What do various ethical codes say about advertising? The Advertising Standards Authority of New Zealand code illuminates some of the morally questionable practices - first and foremost, an advertisement cannot mislead or deceive. This is not only an ethical standard but also a legal one in many countries. They then list different criteria that ads must follow, one being that an ad must be identifiable as an ad. That is, you must be able to tell what is and what is not an advertisement. The importance of this point is that, according to Brucks, Goldberg, and Armstrong in a 1986 study, you need to know you are consuming an ad to use cognitive defenses. If you know you are consuming an ad, then you can appropriately assume it is biased and persuasive and respond accordingly. If you do not know you are consuming an ad, then you may make false assumptions and be more likely to buy into whatever the ad is selling, figuratively and literally. This becomes especially important when dealing with children. Brucks, Goldberg, and Armstrong estimate that children can know the intent of ads by age seven, but cannot fully process and defend against them until age eleven. Due to the more vulnerable nature of children, there are many more regulations protecting them, varying in each country.

In concordance with the Advertising Standards Authority of New Zealand code, many other codes carry the requirement of non-deceiving, such as the Canadian Marketing Association’s code and the American Marketing Association’s code. The Canadian code also touches on children’s rights - ads are not supposed to urge children to ask their parents to purchase items. Marketers can also not accept purchases from children without parents consent. There is an emphasis not only on young children but also on teenager’s rights not to be exploited due to their lack of maturation and knowledge. The other two codes mentioned do not give any specific recommendations or cautions for marketing to children or teenagers.

What ethical issues do you think advertisements may pose? Are they answered by any of the above-mentioned codes? There are many more at the Ethics Codes Collection.

The Ethics Code Collection is managed by the Center for the Study of Ethics in the Professions. Look forward to a new and improved website come September!

Written by Alice Amell

Tuesday, February 21, 2017

Ethics of Birdwatching


Birdwatching. A lesser-known hobby that does not seem to raise many ethical issues.  Turns out, organizations even have a code of ethics for the hobby! Take the Brookline Bird Club. They take their hobby, and implications that we may not have realized existed for it, very seriously.

The Brookline Bird Club points out the dangers of disturbing birds in their natural habitat, and lays out guidelines for how to best avoid harming them. They even account for the changes in season, and the difference in behavior of different species. They also care for keeping the environment healthy, including a recommendation to stay on designated paths in parks and woods, so as to not trample anything growing there. Also interestingly, they specifically tell their members to behave politely around others to not create a bad name for the group. While many organizations have similar codes, it’s interesting to see that a hobby like bird watching could have something like this too!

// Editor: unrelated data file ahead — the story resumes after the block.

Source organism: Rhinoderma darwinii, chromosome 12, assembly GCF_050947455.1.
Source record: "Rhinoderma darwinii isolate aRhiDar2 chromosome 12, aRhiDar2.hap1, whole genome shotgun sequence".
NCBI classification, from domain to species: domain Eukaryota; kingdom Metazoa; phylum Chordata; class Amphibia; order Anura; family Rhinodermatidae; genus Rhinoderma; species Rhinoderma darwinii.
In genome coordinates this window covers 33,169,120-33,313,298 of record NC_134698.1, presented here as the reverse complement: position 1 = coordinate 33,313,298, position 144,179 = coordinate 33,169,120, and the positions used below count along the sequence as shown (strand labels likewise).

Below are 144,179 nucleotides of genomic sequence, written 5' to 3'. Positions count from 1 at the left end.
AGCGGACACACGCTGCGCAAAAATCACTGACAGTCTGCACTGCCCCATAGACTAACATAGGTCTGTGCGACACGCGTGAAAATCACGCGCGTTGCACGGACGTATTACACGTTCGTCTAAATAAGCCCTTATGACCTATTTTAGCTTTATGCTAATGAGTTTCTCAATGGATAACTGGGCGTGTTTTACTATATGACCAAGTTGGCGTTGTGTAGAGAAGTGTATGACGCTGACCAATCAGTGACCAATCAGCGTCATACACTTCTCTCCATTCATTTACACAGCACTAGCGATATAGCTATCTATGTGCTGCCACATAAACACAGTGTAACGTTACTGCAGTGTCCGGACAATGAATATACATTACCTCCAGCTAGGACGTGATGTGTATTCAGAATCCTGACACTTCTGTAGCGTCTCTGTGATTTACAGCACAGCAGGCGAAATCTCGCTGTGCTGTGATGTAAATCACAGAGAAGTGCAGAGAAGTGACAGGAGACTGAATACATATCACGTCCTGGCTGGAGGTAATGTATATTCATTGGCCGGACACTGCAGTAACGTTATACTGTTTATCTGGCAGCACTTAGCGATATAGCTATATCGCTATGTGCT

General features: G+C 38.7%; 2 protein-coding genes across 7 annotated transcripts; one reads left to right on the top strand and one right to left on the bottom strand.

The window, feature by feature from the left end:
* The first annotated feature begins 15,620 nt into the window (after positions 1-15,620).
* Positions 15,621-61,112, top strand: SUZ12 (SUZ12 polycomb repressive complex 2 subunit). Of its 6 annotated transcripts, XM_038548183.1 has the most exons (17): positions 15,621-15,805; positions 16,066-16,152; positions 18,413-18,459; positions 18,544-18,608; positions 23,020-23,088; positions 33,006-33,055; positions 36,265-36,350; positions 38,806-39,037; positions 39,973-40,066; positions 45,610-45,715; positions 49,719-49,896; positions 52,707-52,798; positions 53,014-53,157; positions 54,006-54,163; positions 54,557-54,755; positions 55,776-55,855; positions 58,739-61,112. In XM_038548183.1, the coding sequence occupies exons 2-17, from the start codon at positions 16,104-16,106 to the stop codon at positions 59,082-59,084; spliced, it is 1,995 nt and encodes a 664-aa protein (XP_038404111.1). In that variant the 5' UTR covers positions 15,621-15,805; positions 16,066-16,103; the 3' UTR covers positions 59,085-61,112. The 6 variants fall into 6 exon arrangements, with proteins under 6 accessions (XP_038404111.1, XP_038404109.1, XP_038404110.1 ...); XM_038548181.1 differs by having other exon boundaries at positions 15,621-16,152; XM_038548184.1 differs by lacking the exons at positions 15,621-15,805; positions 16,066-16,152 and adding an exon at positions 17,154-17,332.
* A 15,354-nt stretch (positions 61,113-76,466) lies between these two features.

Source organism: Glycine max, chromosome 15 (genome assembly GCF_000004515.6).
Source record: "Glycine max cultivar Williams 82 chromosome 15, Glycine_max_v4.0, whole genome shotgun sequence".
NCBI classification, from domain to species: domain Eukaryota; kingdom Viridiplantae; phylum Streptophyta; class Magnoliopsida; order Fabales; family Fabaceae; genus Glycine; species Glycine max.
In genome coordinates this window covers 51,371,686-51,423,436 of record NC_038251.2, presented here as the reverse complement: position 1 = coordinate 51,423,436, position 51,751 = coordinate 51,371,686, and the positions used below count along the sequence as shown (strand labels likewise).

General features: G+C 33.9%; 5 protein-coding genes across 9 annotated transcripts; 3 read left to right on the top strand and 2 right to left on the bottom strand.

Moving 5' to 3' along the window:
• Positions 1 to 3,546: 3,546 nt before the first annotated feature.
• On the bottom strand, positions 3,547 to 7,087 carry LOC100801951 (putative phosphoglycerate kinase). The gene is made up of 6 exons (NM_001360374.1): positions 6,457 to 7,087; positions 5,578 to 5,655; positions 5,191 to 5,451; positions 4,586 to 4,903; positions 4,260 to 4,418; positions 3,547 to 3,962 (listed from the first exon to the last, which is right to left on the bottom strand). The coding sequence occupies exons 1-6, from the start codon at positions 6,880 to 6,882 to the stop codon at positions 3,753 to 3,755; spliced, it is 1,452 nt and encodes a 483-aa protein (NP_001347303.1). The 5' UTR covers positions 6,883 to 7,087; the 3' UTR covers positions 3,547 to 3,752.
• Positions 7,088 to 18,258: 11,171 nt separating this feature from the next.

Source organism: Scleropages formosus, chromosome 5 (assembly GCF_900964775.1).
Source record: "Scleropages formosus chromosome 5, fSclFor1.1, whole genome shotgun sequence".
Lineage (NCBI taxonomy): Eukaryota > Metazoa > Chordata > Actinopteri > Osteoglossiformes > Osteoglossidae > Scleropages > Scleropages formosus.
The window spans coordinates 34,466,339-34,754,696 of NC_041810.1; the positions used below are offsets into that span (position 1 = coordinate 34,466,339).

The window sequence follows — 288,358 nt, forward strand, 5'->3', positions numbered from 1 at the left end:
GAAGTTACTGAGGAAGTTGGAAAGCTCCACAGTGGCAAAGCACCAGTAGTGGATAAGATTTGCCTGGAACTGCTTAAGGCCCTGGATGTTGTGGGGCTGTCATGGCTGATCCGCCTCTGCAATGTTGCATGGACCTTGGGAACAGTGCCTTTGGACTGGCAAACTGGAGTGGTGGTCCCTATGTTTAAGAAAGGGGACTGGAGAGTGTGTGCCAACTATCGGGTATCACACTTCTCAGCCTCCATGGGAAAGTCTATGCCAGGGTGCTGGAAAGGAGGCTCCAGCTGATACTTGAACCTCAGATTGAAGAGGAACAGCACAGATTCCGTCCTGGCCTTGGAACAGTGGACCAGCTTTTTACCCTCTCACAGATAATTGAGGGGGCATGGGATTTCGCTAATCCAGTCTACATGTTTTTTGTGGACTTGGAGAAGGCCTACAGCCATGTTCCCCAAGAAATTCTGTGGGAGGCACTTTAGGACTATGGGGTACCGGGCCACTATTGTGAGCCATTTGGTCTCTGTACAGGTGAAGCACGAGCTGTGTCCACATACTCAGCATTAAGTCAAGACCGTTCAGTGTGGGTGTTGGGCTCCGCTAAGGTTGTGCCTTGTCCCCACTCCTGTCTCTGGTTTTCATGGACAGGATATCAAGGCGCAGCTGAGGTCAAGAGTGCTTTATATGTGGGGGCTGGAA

The American Birding Association code has similar ethical requirements - to ensure the welfare of birds in their own environments. It also gives details on what to do if you want to attract birds to other environments. If you set up a simple bird feeder, it’s important to also keep in mind a few things. You don’t want the food and water to be contaminated so make sure to keep it clean. You also don’t want to lure birds to predators, so keep the cat away!

However, they also have the specification of helping new members in their own groups. This code has many more specific examples of scenarios, and also recommends being willing to teach others. They claim that the knowledge and experience you gain should be freely shared among the group. Who would have thought people would get so dedicated about something like finding rare birds?

There is plenty more information where that came from, and it can all be found in the links provided. More interesting ethical codes exist on the Ethics Codes Collection website, so feel free to look around!

The Ethics Code Collection is managed by the Center for the Study of Ethics in the Professions. Look forward to a new and improved website come September!

Written by Alice Amell and Tabitha Anderson